“I open [a book]: it speaks. I close it and it becomes a thing to be looked at. Thus more than anything else in the world, it resembles a man. At first approach, a man is his form and color; next his voice strikes us, and finally his voice is transformed into a mind that mingles with our own.”
In the library I watched a boy I know from our special-education program signing out a tall stack of comic books, more than he could comfortably carry. Adults I took to be his parents stood beside him, waiting to help. I don’t know if he can read, or how well, and I’m not certain of his diagnosis though I assume autism. In class he carries on a ceaseless commentary, a monologue composed of wishes, observations, anecdotes, songs and nonsense syllables. He’s sunny and good-natured but given to periodic fits of anger and stubbornness. I like him.
When he and his parents turned, the father carrying most of the comics, I greeted the boy by name and identified myself to the adults. He smiled, greeted me and repeated the name of our school several times as a question, with a little interrogatory lift at the end of words. At some level he recognized me but our unfamiliar context made my presence alien and difficult to place. His parents, sensitized by years of commonplace confusions and pleased I had acknowledged their son, understood my gesture and reinforced it. They wished to be polite, to support their son and avoid an embarrassing public scene.
I have no philosophy when it comes to such things, no codified rules of conduct. As in most of my life, I try to rely on intuition, common sense and courtesy. The kids I work with are mysteries without definitive solutions, like the rest of us. To reduce a person to his diagnosis (or sex, or race, or nationality, or whatever) makes life easier for us at the expense of his individual existence, which must be at least as complicated as our own.
The passage at the top of this post is from “The Physical Aspects of a Book,” an essay by Paul Valéry in Aesthetics (volume thirteen of the sixteen-volume Collected Works of Paul Valéry). I like the notion of people-as-books, and vice-versa, a metaphor that flowers for so long as we think about it. Our introduction to others begins with appearance, and is notoriously misleading. Then the voice, likewise, but Valéry reminds us that voice is the mind’s expression. With patience, trust and respect, another mind “mingles with our own.” (Edgar Bowers describes Valéry as “Humbling his pride by trying to write well.”)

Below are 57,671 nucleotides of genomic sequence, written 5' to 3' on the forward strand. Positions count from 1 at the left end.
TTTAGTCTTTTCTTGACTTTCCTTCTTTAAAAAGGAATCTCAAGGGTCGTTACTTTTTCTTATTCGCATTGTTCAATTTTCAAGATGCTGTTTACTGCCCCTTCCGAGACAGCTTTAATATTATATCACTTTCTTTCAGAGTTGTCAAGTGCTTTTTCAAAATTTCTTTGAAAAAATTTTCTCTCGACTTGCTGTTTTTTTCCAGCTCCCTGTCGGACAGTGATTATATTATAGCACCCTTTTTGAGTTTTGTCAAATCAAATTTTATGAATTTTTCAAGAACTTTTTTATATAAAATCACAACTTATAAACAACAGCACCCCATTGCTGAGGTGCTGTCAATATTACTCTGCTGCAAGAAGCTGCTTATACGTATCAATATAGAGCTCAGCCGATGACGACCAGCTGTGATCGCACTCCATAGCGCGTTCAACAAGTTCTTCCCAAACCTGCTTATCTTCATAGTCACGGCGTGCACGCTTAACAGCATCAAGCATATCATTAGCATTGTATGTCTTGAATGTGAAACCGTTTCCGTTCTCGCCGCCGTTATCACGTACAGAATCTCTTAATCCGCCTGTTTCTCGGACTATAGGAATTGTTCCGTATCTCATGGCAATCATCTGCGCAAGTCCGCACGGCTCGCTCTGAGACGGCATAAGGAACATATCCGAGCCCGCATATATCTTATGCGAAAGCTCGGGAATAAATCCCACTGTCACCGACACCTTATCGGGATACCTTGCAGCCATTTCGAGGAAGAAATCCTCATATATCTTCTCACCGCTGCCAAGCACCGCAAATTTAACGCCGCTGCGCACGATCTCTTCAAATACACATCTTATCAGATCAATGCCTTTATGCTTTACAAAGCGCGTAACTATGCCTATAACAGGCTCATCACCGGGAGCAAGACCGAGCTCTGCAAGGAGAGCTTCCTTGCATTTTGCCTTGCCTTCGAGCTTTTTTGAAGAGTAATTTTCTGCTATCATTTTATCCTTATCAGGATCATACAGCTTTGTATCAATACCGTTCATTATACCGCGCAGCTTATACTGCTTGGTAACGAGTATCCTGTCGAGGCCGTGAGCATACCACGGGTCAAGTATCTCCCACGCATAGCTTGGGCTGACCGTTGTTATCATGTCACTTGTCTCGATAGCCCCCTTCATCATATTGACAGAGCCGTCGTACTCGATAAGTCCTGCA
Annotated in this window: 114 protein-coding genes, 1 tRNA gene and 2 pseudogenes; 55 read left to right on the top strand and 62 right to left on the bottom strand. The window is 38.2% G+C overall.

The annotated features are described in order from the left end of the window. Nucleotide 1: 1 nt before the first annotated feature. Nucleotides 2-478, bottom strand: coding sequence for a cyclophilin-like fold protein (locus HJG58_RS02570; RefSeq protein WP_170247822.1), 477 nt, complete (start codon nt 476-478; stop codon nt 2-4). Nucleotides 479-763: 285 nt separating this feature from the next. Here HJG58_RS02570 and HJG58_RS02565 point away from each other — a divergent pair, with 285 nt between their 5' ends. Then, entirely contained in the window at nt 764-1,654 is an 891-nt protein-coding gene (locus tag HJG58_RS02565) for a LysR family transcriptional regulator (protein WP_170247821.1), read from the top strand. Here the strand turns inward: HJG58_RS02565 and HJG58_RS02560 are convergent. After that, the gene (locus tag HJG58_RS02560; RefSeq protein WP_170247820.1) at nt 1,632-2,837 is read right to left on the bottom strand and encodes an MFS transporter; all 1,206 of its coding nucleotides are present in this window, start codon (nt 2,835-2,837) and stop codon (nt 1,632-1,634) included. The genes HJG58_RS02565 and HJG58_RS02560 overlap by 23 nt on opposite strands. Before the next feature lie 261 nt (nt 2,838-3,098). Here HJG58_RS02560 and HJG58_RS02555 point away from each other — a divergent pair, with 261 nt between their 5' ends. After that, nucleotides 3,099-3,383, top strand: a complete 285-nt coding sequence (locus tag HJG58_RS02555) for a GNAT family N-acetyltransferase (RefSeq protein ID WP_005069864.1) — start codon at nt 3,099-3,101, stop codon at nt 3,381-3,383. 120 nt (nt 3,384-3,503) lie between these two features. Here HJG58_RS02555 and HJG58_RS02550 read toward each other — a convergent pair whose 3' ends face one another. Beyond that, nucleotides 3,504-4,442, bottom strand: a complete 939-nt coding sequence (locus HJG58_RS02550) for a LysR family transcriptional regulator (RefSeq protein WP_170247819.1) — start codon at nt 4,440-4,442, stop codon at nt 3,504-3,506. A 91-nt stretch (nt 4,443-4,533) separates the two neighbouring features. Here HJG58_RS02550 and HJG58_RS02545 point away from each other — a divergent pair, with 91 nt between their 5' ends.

In his second book, Awakenings (1973), Oliver Sacks suggests something similar in a footnote to his prologue. Sacks is a neurologist who worked, starting in the nineteen-sixties, with survivors of the encephalitis lethargica pandemic that occurred in the wake of World War I. They had been “asleep” for almost half a century and were “awakened” when treated with a new medication, L-DOPA. Their “sleeping-sickness” resembled Parkinson’s disease. Suggesting that physicians, researchers and caregivers ought to establish “a collaboration, a participation, a relation” with such patients, Sacks writes:
“Indeed we must go further, for if – as we have reason to suspect – our patients may be subject to experiences as strange as the motions they show, they may need much help, a delicate and patient and imaginative collaboration, in order to formulate the almost-unformulable, in order to communicate the almost incommunicable. We may be co-explorers in the uncanny realm of being-Parkinsonism, this land beyond the boundaries of common experience; but our quarry in this strange country will not be `specimens,’ data, or `facts,’ but images, similitudes, analogies, metaphors – whatever may assist to make the strange familiar, and to bring into the thinkable the previously unthinkable.”
We're all “co-explorers” in the uncanny human realm but some of us are a little handier with metaphors.